I'm a little nuts on this subject, but to at least explain my obsession, let me point out that just about all of us have some type of lawn.
Everyone drinks from the aquifer, and our choice of grass makes a huge difference in the amount of water we pump from the aquifer and the amount of chemicals we dump into it.
And as we've learned from the disastrous oil spill, on this side of the state, the health of the gulf is everything, and yard fertilizer has been shown to foul its bays and estuaries.
Keeping all that in mind, we all have a rooting (no pun intended) interest in this showdown: Bahia vs. Floratam.
Floratam's been the champ since it was developed as a chinch bug-proof variety of St. Augustine nearly 40 years ago. It's a little scratchy, but at its best it forms a thick, green turf that's the closest alternative to the lawns a lot of us remember from up North.
Bahia is sparser and not quite as lush as Floratam. But it has scored points in recent years as Floratam's resistance to chinch bugs has faded and Bahia's advantages have become more apparent.
You don't have to douse it with bug spray or fertilizer. It survives drought and doesn't need much water to stay green. It's also cheaper than Floratam (a disincentive for landscapers to push Bahia, especially if they're also in the business of spraying yards).
Then came last winter's freezes, and suddenly Floratam is reeling. The cold killed a lot of it and didn't touch Bahia. Homeowners noticed.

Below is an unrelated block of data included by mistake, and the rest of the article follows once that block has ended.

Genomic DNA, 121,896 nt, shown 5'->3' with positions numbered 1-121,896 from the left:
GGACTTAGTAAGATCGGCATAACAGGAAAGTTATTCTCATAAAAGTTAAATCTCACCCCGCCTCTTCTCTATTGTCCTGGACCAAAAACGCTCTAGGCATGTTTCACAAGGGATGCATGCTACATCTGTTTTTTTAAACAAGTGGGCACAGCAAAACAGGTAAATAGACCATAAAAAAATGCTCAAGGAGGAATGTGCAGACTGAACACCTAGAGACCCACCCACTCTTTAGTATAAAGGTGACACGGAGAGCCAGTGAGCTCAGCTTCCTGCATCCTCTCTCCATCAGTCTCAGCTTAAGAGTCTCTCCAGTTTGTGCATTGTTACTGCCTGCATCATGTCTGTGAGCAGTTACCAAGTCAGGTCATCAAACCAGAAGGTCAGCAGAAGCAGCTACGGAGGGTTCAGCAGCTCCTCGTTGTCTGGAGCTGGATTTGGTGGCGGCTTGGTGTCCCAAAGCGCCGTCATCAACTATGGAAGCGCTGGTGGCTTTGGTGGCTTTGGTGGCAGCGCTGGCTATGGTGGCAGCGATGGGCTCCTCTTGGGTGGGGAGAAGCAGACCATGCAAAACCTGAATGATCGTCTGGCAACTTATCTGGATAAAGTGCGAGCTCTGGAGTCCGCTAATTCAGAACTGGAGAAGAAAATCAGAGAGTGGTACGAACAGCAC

"Probably 90 percent of our customers have gone from the Floratam to Bahia,'' said Mike Eberts, owner of the Sod Guy (formerly Sod Masters) in Spring Hill. A few years ago, he said, that percentage "would have been completely reversed.''
Jim Moll, the urban horticulturist at the Cooperative Extension Service, said he's talked to homeowners who have lost three or even four Floratam lawns.
"The overwhelming majority are disappointed with their Floratam or their St. Augustine and are looking for something hardier, something that will save them money. ... That's a big paradigm shift from a few years ago, when people looked at me a little funny if I recommended anything other than St. Augustine.''
Eberts said Bahia's origin as a pasture cover is its advantage. "It doesn't need any more water than Mother Nature provided and no more fertilizer than the manure a cow dropped on it once in a while.''
"What was this, a beach a few thousand years ago? It's not like New York,'' said one of Eberts' customers, James Bravico, a transplant from Long Island, N.Y., who said his Floratam yard in Spring Hill was ailing for years before the frost killed it.
"(Bahia) is just a lot better in this (sandy) soil. ... I'm ecstatic with it.''
For shaded, clayey yards that hold moisture, Floratam can still be a good choice, Moll said. Other grasses, such as zoysia, have also shown some promise, and mulched beds with a few plants can be the most efficient cover of all.
Here's one other qualifier. Some of the other sod companies said they haven't noticed nearly as dramatic a move to Bahia as Eberts has.
"We're still doing a lot of Floratam,'' said Don Jones, a truck driver at the Sod Mart on County Line Road in Pasco County. "It's certainly not obsolete.''
To which I say: Go, Bahia! Shift that paradigm!